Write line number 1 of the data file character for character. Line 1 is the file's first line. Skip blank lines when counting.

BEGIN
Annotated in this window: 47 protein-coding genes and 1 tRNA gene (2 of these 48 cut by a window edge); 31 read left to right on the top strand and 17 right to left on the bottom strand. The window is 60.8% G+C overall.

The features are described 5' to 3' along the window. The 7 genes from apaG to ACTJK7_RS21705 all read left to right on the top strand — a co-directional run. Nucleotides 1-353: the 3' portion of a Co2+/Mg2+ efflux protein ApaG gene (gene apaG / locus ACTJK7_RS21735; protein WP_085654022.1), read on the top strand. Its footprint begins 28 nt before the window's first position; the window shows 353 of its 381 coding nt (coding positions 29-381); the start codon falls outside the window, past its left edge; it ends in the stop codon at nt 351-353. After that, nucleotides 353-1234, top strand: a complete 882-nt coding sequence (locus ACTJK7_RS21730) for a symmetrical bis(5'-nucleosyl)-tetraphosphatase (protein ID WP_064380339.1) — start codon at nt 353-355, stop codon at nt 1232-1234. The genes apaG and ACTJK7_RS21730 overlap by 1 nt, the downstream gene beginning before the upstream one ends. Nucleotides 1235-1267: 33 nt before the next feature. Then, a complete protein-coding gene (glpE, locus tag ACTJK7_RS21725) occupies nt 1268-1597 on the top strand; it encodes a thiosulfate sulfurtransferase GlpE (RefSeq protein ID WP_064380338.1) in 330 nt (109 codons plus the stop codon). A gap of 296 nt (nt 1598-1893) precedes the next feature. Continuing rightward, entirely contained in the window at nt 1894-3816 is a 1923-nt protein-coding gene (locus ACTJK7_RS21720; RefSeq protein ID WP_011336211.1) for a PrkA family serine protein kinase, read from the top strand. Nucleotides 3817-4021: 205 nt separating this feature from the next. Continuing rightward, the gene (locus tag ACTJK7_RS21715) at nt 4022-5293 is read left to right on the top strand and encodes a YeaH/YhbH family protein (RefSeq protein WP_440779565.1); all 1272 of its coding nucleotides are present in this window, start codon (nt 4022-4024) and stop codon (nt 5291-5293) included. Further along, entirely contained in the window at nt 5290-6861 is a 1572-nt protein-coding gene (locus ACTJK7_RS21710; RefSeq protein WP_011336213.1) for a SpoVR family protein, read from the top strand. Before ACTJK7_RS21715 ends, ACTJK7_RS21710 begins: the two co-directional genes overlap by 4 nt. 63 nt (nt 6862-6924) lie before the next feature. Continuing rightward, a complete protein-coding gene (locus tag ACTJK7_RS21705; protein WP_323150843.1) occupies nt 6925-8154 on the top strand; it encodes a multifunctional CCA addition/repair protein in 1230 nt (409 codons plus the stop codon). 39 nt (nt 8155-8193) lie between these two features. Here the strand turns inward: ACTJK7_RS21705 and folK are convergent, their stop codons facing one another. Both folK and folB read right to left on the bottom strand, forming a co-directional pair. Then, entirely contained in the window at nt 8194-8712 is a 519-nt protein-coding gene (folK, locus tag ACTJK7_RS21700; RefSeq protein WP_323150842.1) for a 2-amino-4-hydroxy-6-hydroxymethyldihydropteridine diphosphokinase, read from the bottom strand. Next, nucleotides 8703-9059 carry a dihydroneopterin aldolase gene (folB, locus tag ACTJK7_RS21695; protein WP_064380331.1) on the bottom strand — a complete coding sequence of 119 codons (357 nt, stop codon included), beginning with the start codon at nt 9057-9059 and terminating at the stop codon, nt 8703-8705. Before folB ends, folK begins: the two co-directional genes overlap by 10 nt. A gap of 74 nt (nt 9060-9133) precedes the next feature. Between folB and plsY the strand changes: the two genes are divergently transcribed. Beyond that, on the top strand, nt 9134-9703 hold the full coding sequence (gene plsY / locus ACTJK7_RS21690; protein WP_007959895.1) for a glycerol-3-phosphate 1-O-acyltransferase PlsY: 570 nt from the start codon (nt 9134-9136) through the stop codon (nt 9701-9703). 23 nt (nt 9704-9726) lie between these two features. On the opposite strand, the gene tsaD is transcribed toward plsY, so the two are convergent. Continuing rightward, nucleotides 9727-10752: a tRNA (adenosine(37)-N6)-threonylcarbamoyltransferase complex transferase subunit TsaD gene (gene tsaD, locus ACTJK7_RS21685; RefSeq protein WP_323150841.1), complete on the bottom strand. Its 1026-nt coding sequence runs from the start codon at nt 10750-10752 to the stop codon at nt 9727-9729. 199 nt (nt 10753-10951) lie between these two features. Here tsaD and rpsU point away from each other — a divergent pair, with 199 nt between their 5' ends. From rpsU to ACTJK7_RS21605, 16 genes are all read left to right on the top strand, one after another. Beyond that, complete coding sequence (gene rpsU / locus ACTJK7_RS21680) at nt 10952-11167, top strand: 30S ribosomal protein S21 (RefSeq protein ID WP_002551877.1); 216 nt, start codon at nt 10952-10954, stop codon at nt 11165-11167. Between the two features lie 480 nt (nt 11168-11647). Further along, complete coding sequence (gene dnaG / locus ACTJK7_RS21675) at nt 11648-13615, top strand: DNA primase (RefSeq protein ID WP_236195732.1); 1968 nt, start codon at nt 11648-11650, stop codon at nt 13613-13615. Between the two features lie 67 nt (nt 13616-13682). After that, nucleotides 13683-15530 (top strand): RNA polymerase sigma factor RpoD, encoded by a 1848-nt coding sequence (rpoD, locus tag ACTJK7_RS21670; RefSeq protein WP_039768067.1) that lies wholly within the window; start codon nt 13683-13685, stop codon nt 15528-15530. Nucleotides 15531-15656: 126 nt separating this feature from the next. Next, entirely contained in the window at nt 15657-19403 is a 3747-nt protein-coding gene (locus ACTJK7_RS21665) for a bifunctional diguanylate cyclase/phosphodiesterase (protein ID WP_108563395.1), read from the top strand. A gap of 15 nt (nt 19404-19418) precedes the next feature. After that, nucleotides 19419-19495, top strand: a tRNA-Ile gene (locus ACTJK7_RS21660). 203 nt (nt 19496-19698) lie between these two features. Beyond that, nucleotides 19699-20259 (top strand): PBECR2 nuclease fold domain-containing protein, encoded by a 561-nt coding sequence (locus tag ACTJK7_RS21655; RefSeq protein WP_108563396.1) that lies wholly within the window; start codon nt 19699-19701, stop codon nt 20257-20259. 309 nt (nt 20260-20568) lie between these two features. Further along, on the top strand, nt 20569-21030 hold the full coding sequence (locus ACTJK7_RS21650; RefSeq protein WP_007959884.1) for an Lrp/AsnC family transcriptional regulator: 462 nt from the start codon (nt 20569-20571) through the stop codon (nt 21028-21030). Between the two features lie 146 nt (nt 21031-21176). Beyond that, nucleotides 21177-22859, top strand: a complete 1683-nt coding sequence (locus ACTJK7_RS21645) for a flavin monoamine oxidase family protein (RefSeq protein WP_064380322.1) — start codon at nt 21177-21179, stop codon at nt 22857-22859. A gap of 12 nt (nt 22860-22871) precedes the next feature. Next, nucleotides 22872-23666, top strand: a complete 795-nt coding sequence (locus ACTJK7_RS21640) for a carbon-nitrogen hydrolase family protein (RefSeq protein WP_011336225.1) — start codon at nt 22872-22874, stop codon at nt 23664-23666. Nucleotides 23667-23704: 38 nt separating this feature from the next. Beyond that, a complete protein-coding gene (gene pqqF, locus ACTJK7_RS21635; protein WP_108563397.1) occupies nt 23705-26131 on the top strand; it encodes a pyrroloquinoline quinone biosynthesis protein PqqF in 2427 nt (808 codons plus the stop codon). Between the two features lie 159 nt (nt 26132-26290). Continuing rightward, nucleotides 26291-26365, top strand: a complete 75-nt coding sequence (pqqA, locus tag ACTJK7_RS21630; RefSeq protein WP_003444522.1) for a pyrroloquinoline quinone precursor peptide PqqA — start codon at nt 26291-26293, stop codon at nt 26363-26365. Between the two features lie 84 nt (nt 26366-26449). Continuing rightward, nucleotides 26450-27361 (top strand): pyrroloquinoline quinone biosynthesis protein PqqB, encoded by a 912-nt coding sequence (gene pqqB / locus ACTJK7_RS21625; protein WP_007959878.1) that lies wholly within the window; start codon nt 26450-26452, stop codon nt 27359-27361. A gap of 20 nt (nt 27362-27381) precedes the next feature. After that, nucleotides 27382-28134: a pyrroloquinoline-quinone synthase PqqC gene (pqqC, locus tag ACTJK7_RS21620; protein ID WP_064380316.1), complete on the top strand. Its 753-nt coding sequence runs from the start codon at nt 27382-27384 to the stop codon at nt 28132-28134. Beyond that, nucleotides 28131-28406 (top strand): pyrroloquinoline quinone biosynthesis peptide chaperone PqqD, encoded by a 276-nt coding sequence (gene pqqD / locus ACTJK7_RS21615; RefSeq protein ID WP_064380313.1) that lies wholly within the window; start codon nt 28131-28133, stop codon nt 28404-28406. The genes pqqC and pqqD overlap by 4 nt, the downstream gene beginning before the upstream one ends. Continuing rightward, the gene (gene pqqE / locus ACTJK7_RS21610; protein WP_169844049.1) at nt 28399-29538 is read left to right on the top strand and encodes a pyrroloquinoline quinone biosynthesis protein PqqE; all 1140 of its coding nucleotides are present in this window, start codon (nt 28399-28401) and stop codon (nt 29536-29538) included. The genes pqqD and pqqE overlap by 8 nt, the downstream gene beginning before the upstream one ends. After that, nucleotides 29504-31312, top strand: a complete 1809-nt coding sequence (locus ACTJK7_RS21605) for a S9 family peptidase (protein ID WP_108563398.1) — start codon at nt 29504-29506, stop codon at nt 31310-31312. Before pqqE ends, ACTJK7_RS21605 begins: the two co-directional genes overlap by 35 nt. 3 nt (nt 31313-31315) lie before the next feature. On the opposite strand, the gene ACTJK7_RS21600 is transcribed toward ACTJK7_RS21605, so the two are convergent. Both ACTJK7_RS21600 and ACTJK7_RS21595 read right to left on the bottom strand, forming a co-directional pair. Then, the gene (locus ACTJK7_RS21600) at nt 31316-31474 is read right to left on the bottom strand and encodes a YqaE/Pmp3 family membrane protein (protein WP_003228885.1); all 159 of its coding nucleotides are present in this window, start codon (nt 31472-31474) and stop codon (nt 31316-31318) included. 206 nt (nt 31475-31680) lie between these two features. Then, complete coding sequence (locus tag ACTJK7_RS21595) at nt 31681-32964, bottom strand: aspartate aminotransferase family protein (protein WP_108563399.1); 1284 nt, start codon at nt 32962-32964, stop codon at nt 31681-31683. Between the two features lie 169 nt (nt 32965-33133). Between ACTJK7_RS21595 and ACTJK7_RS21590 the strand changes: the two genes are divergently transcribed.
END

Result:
Annotated in this window: 47 protein-coding genes and 1 tRNA gene (2 of these 48 cut by a window edge); 31 read left to right on the top strand and 17 right to left on the bottom strand. The window is 60.8% G+C overall.